Publications by authors named "Saori Shimizu"

17 Publications

  • Page 1 of 1

Disruption of postnatal neurogenesis and adult-stage suppression of synaptic plasticity in the hippocampal dentate gyrus after developmental exposure to sterigmatocystin in rats.

Toxicol Lett 2021 Oct 11;349:69-83. Epub 2021 Jun 11.

Laboratory of Veterinary Pathology, Tokyo University of Agriculture and Technology, 3-5-8 Saiwai-cho, Fuchu-shi, Tokyo, 183-8509, Japan; Cooperative Division of Veterinary Sciences, Graduate School of Agriculture, Tokyo University of Agriculture and Technology, 3-5-8 Saiwai-cho, Fuchu-shi, Tokyo, 183-8509, Japan; Institute of Global Innovation Research, Tokyo University of Agriculture and Technology, 3-5-8 Saiwai-cho, Fuchu-shi, Tokyo, 183-8509, Japan. Electronic address:

Exposure to sterigmatocystin (STC) raises concerns on developmental neurological disorders. The present study investigated the effects of maternal oral STC exposure on postnatal hippocampal neurogenesis of offspring in rats. Dams were exposed to STC (1.7, 5.0, and 15.0 ppm in diet) from gestational day 6 until day 21 post-delivery (weaning), and offspring were maintained without STC exposure until adulthood on postnatal day (PND) 77, in accordance with OECD chemical testing guideline Test No. 426. On PND 21, 15.0-ppm STC decreased type-3 neural progenitor cell numbers in the subgranular zone (SGZ) due to suppressed proliferation. Increased γ-H2AX-immunoreactive () cell numbers in the SGZ and Ercc1 upregulation and Brip1 downregulation in the dentate gyrus suggested induction of DNA double-strand breaks in SGZ cells. Upregulation of Apex1 and Ogg1 and downregulation of antioxidant genes downstream of NRF2-Keap1 signaling suggested induction of oxidative DNA damage. Increased p21 SGZ cell numbers and suppressed cholinergic signaling through CHRNB2-containing receptors in GABAergic interneurons suggested potential neurogenesis suppression mechanisms. Multiple mechanisms involving N-methyl-d-aspartate (NMDA) receptor-mediated glutamatergic signaling and various GABAergic interneuron subpopulations, including CHRNA7-expressing somatostatin interneurons activated by BDNF-TrkB signaling, may be involved in ameliorating the neurogenesis. Upregulation of Arc, Ptgs2, and genes encoding NMDA receptors and α-amino-3-hydroxy-5-methyl-4-isoxazolepropionic acid receptors suggested synaptic plasticity facilitation. On PND 77, ARC granule cells decreased, and Nos2 was upregulated following 15.0 ppm STC exposure, suggesting oxidative stress-mediated synaptic plasticity suppression. Inverse pattern in gene expression changes in vesicular glutamate transporter isoforms, Slc17a7 and Slc17a6, from weaning might also be responsible for the synaptic plasticity suppression. The no-observed-adverse-effect level of maternal oral STC exposure for offspring neurogenesis was determined to be 5.0 ppm, translating to 0.34-0.85 mg/kg body weight/day.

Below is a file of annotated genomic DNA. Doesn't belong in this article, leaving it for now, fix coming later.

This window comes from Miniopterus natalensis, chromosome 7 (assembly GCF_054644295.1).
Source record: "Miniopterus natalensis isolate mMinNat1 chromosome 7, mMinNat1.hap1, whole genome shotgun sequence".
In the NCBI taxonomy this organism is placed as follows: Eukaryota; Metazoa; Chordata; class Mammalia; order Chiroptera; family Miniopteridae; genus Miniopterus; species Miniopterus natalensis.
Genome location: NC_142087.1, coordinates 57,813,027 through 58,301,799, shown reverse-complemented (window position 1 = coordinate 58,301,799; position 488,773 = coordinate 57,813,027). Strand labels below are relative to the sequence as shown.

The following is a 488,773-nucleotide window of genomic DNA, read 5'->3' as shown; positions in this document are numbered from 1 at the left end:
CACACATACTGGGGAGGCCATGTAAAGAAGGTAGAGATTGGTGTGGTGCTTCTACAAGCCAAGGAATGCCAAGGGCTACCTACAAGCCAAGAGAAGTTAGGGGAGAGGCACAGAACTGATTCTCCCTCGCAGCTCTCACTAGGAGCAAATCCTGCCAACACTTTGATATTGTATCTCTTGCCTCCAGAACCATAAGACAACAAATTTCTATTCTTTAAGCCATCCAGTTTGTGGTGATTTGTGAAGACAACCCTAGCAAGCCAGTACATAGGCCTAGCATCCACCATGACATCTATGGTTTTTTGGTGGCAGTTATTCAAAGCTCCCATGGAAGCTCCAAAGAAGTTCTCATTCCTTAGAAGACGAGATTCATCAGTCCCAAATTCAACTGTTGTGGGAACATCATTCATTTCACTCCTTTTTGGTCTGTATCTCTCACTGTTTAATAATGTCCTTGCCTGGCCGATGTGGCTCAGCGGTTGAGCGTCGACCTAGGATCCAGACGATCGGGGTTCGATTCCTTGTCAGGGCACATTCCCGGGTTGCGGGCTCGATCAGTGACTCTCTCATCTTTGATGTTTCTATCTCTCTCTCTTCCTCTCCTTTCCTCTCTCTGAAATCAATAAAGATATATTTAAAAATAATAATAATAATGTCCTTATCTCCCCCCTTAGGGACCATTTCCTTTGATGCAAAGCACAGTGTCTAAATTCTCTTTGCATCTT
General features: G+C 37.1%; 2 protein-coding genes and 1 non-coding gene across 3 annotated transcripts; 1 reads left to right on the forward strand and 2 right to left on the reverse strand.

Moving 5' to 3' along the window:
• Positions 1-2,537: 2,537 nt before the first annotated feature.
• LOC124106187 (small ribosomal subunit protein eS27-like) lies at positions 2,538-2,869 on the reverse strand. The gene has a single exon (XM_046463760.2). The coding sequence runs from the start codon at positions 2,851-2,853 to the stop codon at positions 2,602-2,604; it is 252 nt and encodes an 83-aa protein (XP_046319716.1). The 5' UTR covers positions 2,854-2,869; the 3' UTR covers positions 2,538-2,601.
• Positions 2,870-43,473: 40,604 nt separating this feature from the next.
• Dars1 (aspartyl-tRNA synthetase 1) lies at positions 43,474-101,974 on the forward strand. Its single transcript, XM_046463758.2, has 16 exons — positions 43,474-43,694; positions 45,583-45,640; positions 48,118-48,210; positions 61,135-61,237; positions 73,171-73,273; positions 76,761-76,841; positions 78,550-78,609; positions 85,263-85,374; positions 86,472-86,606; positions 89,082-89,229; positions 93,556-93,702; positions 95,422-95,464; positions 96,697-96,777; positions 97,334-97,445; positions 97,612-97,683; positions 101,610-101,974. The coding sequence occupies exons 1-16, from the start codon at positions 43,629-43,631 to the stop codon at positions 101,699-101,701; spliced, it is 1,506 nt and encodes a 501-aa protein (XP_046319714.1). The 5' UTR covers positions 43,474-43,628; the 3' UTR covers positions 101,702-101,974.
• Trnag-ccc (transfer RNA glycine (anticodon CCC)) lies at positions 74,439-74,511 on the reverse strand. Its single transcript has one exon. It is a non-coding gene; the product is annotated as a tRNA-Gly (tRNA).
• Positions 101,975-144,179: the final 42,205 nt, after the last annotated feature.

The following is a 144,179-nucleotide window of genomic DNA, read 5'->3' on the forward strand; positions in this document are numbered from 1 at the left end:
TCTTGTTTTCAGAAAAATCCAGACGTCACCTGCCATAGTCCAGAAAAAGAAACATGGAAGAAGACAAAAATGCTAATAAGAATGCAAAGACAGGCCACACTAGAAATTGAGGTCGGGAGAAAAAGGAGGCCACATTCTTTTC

View Article and Find Full Text PDF

Download full-text PDF

Source
http://dx.doi.org/10.1016/j.toxlet.2021.06.006DOI Listing